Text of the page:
I am glad that you have given that Ruling. I am sure that it will be as useful to the hon. Member for Kidderminster in the future as it has been to other hon. Members in the past.
§ Mr. Gerald Nabarro (Kidderminster)
Further to that point of order. As the right hon. Member for Huyton (Mr. H. Wilson) has referred to me twenty-seven times in a lesser number of seconds, is it not the fact that his consultations with you on the evening of the day before the House rose for the Whitsun Recess were conducted in such a loud voice as to make it impossible for the hon. Member you had called to make a speech to make himself heard?
§ The Chairman
The conversation was conducted in a perfectly normal fashion. If the hon. Gentleman could not hear himself speak, it must have been due to deafness on his part.
§ Mr. Nabarro
No, Sir Gordon. My hearing is very sound. The right hon. Gentleman opposite has said that my consultation with you during that last few minutes was conducted sotto voce, as compared with the bellowing tones of the consultation that you had with the right hon. Gentleman opposite some two weeks ago.
§ Mr. Wilson
While I do not wish to take up undue time, it is necessary to make this point clear. This is a different point altogether. The memory of the 231 hon. Member for Kidderminster is at fault. The point he made on that occasion when he called your name several times was that you were not listening to him. It is all on the record. He said that he was addressing the Chair and that he had a right to be heard by the Chair.
I only raise this matter so that it could be clarified and the rights of hon. Members to consult you could be once again repeated. I am grateful to you for doing that, Sir Gordon. The red herring drawn across the track by the hon. Member for Kidderminster is quite beside the point.
I do not wish now further to interrupt either the Joint Parliamentary Secretary or the important conversations which the hon. Member for Kidderminster is having with you, Sir Gordon.
§ Mr. Nabarro
Would it now be in order for me to continue, sotto voce, my consultations with you, Sir Gordon?
§ Mr. Hay
After those interesting historical reminiscences from both sides, which I am sure have not disturbed the train of thought of hon. Members who have been following in great detail what I had to say, I will complete the second example which I was giving to the Committee by saying that the effect in that case is quite simply to charge five-twelfths in the case I mentioned of the difference between the old rate and the new.
I may add that where the exchange of licence which takes place is of a four-month licence—that is the second new category we are introducing—this new method will also apply with necessary changes of period for the purposes of calculation, but the 10 per cent. surcharge in these cases will continue to be payable as it already is on quarterly licences.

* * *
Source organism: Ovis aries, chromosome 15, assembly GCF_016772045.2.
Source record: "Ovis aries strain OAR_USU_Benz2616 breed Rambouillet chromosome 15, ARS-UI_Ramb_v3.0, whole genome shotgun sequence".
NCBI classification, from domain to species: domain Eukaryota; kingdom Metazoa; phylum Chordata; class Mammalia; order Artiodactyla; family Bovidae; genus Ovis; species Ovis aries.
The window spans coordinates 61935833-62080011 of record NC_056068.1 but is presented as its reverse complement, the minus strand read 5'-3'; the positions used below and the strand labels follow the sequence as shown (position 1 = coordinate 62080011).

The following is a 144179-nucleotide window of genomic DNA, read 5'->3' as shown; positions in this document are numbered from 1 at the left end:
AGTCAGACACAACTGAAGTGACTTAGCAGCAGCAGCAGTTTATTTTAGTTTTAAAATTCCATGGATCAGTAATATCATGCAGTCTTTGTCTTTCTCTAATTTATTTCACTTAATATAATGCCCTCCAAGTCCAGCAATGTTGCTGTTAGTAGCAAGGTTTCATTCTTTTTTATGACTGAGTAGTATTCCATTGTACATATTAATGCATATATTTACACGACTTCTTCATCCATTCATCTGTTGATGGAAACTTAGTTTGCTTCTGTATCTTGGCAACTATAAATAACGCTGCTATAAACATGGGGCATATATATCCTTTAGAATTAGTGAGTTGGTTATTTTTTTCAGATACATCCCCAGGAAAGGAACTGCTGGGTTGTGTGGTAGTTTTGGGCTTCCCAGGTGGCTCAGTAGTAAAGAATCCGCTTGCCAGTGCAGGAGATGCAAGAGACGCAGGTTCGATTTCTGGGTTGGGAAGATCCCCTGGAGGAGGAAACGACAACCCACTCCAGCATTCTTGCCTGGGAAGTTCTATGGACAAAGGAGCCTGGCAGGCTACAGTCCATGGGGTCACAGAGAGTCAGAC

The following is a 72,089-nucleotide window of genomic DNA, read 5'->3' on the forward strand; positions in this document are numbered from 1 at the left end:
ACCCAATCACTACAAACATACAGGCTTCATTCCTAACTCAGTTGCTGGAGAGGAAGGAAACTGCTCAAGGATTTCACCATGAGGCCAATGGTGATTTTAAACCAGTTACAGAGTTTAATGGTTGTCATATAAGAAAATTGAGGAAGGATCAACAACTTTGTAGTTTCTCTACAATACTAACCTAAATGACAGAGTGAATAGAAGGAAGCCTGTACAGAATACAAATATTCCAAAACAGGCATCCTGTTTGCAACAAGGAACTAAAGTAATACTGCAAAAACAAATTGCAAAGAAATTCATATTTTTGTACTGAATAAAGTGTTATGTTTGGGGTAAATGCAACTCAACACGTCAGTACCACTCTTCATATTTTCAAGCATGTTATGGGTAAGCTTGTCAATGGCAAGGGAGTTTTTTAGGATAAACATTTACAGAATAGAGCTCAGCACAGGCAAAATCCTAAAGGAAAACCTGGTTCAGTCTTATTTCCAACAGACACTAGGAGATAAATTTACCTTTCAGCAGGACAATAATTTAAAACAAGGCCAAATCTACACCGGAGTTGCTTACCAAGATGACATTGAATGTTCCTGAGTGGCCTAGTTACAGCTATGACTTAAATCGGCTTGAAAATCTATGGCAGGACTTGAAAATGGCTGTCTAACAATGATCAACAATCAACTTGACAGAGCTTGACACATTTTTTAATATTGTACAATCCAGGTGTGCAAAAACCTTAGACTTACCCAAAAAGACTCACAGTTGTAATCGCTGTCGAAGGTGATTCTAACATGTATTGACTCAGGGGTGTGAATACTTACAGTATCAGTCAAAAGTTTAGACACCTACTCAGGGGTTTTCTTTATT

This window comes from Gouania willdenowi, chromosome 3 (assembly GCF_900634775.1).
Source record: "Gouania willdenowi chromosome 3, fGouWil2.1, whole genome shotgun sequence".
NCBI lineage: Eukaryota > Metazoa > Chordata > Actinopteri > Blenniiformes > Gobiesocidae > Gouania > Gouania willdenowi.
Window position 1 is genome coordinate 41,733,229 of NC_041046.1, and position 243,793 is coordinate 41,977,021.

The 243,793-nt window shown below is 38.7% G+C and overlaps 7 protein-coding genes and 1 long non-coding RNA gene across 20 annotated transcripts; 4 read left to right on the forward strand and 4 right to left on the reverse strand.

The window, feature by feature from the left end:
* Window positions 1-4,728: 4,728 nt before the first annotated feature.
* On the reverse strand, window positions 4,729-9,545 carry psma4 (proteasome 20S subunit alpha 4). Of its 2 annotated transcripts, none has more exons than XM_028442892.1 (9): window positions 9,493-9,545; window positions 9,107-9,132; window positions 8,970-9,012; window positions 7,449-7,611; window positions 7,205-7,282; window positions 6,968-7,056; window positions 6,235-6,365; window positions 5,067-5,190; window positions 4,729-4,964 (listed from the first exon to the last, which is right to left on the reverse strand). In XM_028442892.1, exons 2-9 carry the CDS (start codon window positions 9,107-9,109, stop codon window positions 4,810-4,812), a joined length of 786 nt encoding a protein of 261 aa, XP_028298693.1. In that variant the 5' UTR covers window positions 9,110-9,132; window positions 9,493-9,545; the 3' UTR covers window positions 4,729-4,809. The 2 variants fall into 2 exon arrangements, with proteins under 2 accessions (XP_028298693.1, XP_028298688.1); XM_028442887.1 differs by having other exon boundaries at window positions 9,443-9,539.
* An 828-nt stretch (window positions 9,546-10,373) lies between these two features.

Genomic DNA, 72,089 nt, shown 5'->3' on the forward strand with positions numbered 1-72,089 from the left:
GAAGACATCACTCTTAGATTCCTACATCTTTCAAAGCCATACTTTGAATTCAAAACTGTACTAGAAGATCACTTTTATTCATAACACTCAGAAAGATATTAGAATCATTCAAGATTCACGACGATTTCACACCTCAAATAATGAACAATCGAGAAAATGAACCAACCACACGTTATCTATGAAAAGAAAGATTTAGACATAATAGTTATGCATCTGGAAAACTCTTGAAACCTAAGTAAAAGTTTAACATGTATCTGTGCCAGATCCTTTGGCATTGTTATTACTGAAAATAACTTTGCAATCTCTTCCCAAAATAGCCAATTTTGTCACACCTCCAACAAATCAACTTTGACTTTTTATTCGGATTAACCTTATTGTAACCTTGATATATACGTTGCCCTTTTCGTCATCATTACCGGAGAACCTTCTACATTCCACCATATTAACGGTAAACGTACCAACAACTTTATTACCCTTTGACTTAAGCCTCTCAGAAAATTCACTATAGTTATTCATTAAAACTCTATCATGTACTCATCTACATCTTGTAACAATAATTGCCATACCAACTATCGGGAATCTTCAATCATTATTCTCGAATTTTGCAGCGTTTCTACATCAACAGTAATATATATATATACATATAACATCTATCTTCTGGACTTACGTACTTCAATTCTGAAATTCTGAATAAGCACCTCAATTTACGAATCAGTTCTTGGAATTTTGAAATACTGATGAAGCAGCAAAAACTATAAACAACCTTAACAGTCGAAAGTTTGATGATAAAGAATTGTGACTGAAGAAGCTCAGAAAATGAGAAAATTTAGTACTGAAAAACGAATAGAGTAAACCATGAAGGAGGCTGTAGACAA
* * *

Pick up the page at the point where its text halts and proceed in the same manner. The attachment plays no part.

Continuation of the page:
Finally, it remains for me to say that the financial effect of these changes will be that the ordinary person who wishes to exchange a licence will pay a little less than he did before he exchanged it. The Exchequer will lose a little, possibly up to £10,000 in a full year. I therefore think that for all these reasons this change is well worth making.
§ Mr. E. C. Redhead (Walthamstow, West)
Despite its seeming complications, I think that the Committee can be assured that we need not spend an undue amount of time in considering this proposal. I have had the advantage of a little preliminary examination of the obscurities of the original charging Section of the 1949 Act, and we are indebted to the Joint Parliamentary Secretary for his customary clear explanation of matters which are somewhat difficult to make clear by way of verbal utterance.
As I understand the position, his right hon. Friend, by the Order to which he has referred under Section 7 of the Finance Act, 1958, is, in effect, introducing a simplification of the arrangements for vehicle licensing, and I think that the simplification which he has proposed to the Committee is one that would be welcomed administratively. Solely from the point of view of vehicle owners, such a simplification would be of general advantage. Given the basis now proposed, it is quite clear that the charging basis for what the hon. Gentleman has described as exchange licences provided for under Section 13 (1) of the Vehicles (Excise Duty) Act would no longer be workable, and, in effect, a system has to be provided.
The Clause now proposed provides a perfectly equitable and administratively simple piece of machinery. I am gratified to have the assurance that in the vast majority of cases those who have occasion to take out exchange licences will pay rather less than they have hitherto done.
Without going into the details of the explanation given by the hon. Gentleman, his arithmetic seems to me to be quite accurate, so far as I can check it. He will be very pleased about that. It represents a general piece of administrative tidying-up which is entirely on an equitable basis. For that reason, notwithstanding the difficulties and complications which might still be in the minds of some hon. Members, we on this side of the Committee are prepared to commend the new Clause and advise the Committee to accept it.
§ Question put and agreed to.
§ Clause read a Second time, and added to the Bill.